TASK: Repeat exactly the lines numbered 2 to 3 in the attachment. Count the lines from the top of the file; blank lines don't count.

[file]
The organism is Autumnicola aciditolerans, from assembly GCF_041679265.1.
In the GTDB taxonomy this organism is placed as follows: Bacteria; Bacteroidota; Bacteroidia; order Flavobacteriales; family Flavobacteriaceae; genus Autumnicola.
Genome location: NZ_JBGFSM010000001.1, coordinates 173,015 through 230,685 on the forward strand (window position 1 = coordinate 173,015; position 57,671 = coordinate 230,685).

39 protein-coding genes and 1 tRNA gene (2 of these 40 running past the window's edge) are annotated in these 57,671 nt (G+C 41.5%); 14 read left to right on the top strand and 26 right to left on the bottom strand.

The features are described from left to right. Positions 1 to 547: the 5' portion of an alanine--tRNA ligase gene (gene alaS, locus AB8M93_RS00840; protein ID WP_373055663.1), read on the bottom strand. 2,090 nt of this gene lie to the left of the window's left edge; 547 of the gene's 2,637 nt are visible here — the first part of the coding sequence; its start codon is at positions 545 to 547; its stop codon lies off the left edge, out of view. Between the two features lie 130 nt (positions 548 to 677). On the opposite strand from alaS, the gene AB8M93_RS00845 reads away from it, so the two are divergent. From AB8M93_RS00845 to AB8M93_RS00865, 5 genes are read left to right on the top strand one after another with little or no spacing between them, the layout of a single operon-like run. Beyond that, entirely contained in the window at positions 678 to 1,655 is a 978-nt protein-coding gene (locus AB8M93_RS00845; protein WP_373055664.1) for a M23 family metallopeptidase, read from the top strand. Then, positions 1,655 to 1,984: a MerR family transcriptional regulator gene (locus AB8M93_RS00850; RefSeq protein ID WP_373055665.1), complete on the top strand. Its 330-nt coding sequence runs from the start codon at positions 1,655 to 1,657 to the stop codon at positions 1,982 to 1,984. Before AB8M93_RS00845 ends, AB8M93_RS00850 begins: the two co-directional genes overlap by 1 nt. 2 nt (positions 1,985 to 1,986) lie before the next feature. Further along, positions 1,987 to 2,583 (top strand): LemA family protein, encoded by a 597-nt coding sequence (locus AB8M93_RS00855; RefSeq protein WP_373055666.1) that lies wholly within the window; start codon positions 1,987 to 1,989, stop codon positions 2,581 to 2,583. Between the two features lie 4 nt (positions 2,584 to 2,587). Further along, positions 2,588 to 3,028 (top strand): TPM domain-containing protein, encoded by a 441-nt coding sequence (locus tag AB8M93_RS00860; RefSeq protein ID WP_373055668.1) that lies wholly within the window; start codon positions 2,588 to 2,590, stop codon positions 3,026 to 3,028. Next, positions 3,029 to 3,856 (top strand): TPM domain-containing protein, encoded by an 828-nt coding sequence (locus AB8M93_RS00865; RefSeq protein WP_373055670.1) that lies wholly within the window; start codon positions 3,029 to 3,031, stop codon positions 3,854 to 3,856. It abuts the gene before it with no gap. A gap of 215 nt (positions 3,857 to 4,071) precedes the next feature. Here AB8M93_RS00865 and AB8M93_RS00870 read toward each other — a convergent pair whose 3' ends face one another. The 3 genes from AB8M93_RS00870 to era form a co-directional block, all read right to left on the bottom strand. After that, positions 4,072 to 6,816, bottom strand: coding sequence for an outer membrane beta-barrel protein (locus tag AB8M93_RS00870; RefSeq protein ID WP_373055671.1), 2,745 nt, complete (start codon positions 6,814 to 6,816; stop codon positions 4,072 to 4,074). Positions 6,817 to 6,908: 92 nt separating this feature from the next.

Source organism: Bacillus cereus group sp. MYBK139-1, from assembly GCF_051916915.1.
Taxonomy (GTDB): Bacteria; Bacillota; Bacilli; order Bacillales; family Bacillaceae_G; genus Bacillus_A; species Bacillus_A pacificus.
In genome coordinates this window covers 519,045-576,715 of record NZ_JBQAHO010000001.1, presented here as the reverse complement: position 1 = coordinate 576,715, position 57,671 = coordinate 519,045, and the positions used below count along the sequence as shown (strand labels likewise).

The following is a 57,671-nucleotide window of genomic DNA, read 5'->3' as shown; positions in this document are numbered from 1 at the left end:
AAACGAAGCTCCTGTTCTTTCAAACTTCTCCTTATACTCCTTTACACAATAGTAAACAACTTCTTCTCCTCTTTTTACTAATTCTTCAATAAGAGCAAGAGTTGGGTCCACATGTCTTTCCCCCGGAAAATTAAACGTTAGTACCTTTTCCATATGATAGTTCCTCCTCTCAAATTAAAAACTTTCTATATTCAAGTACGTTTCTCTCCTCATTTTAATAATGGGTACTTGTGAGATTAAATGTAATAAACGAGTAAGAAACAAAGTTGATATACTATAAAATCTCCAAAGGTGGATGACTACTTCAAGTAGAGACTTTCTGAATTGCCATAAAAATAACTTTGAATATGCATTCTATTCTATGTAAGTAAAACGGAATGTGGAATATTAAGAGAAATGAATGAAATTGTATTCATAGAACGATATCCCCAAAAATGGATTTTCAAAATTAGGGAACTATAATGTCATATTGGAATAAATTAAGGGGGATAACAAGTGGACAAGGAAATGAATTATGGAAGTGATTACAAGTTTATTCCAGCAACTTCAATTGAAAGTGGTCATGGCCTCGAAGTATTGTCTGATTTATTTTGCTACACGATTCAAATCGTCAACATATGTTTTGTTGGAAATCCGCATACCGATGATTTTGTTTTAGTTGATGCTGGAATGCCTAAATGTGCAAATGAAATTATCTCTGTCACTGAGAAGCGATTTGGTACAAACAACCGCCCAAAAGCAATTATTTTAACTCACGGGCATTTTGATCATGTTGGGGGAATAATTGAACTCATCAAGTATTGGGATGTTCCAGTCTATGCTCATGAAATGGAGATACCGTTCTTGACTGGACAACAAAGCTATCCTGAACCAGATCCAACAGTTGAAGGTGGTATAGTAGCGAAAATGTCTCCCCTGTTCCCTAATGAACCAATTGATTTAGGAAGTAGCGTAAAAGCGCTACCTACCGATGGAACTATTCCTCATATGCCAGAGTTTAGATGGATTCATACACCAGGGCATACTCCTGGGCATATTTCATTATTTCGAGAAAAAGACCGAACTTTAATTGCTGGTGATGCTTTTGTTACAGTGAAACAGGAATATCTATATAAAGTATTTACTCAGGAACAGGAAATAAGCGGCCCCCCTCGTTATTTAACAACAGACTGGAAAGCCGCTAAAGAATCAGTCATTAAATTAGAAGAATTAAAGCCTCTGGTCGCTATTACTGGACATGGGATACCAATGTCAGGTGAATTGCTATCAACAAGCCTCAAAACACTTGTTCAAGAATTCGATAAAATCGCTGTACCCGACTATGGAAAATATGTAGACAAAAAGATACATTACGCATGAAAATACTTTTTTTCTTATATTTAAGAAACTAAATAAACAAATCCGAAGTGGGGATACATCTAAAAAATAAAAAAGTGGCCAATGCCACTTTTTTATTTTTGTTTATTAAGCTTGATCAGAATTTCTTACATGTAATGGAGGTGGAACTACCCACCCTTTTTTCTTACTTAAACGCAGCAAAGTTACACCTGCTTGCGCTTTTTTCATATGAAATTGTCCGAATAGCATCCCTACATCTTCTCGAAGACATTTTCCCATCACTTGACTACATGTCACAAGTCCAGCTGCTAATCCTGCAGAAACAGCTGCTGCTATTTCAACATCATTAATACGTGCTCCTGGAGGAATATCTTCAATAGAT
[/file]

In the GTDB taxonomy this organism is placed as follows: Bacteria; Bacteroidota; Bacteroidia; order Flavobacteriales; family Flavobacteriaceae; genus Autumnicola.
Genome location: NZ_JBGFSM010000001.1, coordinates 173,015 through 230,685 on the forward strand (window position 1 = coordinate 173,015; position 57,671 = coordinate 230,685).